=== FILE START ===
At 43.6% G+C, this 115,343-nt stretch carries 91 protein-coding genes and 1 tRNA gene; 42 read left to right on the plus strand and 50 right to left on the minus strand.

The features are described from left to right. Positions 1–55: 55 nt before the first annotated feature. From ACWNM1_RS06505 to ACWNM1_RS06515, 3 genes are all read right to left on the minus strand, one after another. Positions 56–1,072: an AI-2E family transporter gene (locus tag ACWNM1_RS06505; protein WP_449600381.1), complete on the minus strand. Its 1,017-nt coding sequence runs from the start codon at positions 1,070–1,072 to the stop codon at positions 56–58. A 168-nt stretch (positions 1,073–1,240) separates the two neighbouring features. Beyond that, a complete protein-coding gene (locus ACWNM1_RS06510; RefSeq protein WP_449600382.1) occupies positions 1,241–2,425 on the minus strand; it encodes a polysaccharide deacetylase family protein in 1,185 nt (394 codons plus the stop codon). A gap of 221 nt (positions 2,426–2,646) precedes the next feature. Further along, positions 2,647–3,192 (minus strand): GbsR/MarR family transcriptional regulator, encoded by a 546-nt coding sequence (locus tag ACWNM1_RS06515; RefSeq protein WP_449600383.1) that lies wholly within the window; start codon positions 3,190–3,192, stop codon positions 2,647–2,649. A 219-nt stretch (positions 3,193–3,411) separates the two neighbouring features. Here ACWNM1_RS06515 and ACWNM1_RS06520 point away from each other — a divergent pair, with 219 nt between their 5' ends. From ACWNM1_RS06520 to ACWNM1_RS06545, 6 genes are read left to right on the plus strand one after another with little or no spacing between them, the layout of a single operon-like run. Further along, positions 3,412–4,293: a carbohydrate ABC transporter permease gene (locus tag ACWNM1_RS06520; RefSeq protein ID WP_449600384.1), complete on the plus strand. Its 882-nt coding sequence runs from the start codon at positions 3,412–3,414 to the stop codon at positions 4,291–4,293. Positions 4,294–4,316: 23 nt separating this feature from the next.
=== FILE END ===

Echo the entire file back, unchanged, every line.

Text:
At 43.6% G+C, this 115,343-nt stretch carries 91 protein-coding genes and 1 tRNA gene; 42 read left to right on the plus strand and 50 right to left on the minus strand.

The features are described from left to right. Positions 1–55: 55 nt before the first annotated feature. From ACWNM1_RS06505 to ACWNM1_RS06515, 3 genes are all read right to left on the minus strand, one after another. Positions 56–1,072: an AI-2E family transporter gene (locus tag ACWNM1_RS06505; protein WP_449600381.1), complete on the minus strand. Its 1,017-nt coding sequence runs from the start codon at positions 1,070–1,072 to the stop codon at positions 56–58. A 168-nt stretch (positions 1,073–1,240) separates the two neighbouring features. Beyond that, a complete protein-coding gene (locus ACWNM1_RS06510; RefSeq protein WP_449600382.1) occupies positions 1,241–2,425 on the minus strand; it encodes a polysaccharide deacetylase family protein in 1,185 nt (394 codons plus the stop codon). A gap of 221 nt (positions 2,426–2,646) precedes the next feature. Further along, positions 2,647–3,192 (minus strand): GbsR/MarR family transcriptional regulator, encoded by a 546-nt coding sequence (locus tag ACWNM1_RS06515; RefSeq protein WP_449600383.1) that lies wholly within the window; start codon positions 3,190–3,192, stop codon positions 2,647–2,649. A 219-nt stretch (positions 3,193–3,411) separates the two neighbouring features. Here ACWNM1_RS06515 and ACWNM1_RS06520 point away from each other — a divergent pair, with 219 nt between their 5' ends. From ACWNM1_RS06520 to ACWNM1_RS06545, 6 genes are read left to right on the plus strand one after another with little or no spacing between them, the layout of a single operon-like run. Further along, positions 3,412–4,293: a carbohydrate ABC transporter permease gene (locus tag ACWNM1_RS06520; RefSeq protein ID WP_449600384.1), complete on the plus strand. Its 882-nt coding sequence runs from the start codon at positions 3,412–3,414 to the stop codon at positions 4,291–4,293. Positions 4,294–4,316: 23 nt separating this feature from the next.